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Thread: Pushback from a code reviewer re: 3D isometric diagrams

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    Pushback from a code reviewer re: 3D isometric diagrams

    So I found this link in my email this morning...

    https://www.fairfaxcounty.gov/landde...riser-diagrams

    Evidently this code reviewer in Fairfax County VA is no longer accepting 3D isometric views in lieu of traditional 2D riser diagrams.

    I've been a big proponent of this approach because it saves time and of course because it's naturally accurate. I can create a 3D view, apply a View Tempate, tag the pipes and plumbing fixtures, and I'm done. I can also tag the fixture units, storm drain area, etc. at each pipe. But this doofus wants us to go back to hand-drawing the 2D riser diagrams because "these projections typically complicate rather than simplify the plumbing plans. This requires the county reviewer to decipher intended locations and connection points in order to verify code compliance." Give me a break.

    Thankfully my firm doesn't do much business in Fairfax County, but I hope this attitude doesn't catch on with other municipalities. I just thought I'd share this for discussion and to let people know that their local AHJ may not be a fan of these new-fangled 3D isometric diagrams.
    Last edited by Necro99; March 20th, 2018 at 09:19 PM.

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    Member kubsix's Avatar
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    Well that's unfortunate. Thanks for the heads-up. I've never seen a requirement for only flat 2D risers. 3D iso's provide so much more context to the detail. "Give me a break" is right .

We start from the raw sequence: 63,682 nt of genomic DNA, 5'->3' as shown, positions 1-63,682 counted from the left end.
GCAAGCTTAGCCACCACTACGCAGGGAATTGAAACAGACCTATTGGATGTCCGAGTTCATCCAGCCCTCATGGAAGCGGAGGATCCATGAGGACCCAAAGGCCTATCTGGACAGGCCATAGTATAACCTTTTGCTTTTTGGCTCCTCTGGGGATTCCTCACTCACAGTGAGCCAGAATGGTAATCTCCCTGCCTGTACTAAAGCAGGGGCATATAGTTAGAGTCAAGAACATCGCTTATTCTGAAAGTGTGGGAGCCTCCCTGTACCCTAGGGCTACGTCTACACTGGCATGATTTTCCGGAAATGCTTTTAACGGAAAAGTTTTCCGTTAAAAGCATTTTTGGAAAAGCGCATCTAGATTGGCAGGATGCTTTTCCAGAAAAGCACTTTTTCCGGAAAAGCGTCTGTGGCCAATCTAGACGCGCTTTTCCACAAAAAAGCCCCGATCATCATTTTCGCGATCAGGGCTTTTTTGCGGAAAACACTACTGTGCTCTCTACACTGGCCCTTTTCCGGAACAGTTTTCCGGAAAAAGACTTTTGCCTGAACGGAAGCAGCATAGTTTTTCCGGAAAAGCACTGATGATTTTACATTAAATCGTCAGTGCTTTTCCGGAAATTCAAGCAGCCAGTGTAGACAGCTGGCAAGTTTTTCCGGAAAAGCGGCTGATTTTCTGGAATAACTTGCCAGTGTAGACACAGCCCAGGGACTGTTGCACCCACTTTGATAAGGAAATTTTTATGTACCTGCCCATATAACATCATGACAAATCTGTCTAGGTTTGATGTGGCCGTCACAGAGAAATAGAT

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    Senior Member chris.macko's Avatar
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    I haven't seen a reviewer comment from this yet, but I did just have our plumbing guy change a riser diagram on a permit sheet to split the axon up by floor. It was only for a very small 2 story office, but showing both floors made it very hard to tell what was going where. Axons can absolutely be more informative, but some care has to be taken to make sure everything is legible, because it can get crowded pretty quick.
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    Member kubsix's Avatar
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    Quote Originally Posted by chris.macko View Post
    ...I did just have our plumbing guy change a riser diagram on a permit sheet to split the axon up by floor...showing both floors made it very hard to tell what was going where...
    The Displace Element tool is nice for splitting axons.
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    Quote Originally Posted by chris.macko View Post
    I haven't seen a reviewer comment from this yet, but I did just have our plumbing guy change a riser diagram on a permit sheet to split the axon up by floor. It was only for a very small 2 story office, but showing both floors made it very hard to tell what was going where. Axons can absolutely be more informative, but some care has to be taken to make sure everything is legible, because it can get crowded pretty quick.
    Exactly. It can look like a mess... if you're not careful. What we've taken to doing is having multiple 3D views, one of each floor, and then positioning them on the sheet far enough part vertically that they don't overlap. Then we hand-draw the risers lines connecting the two levels in the Sheet view.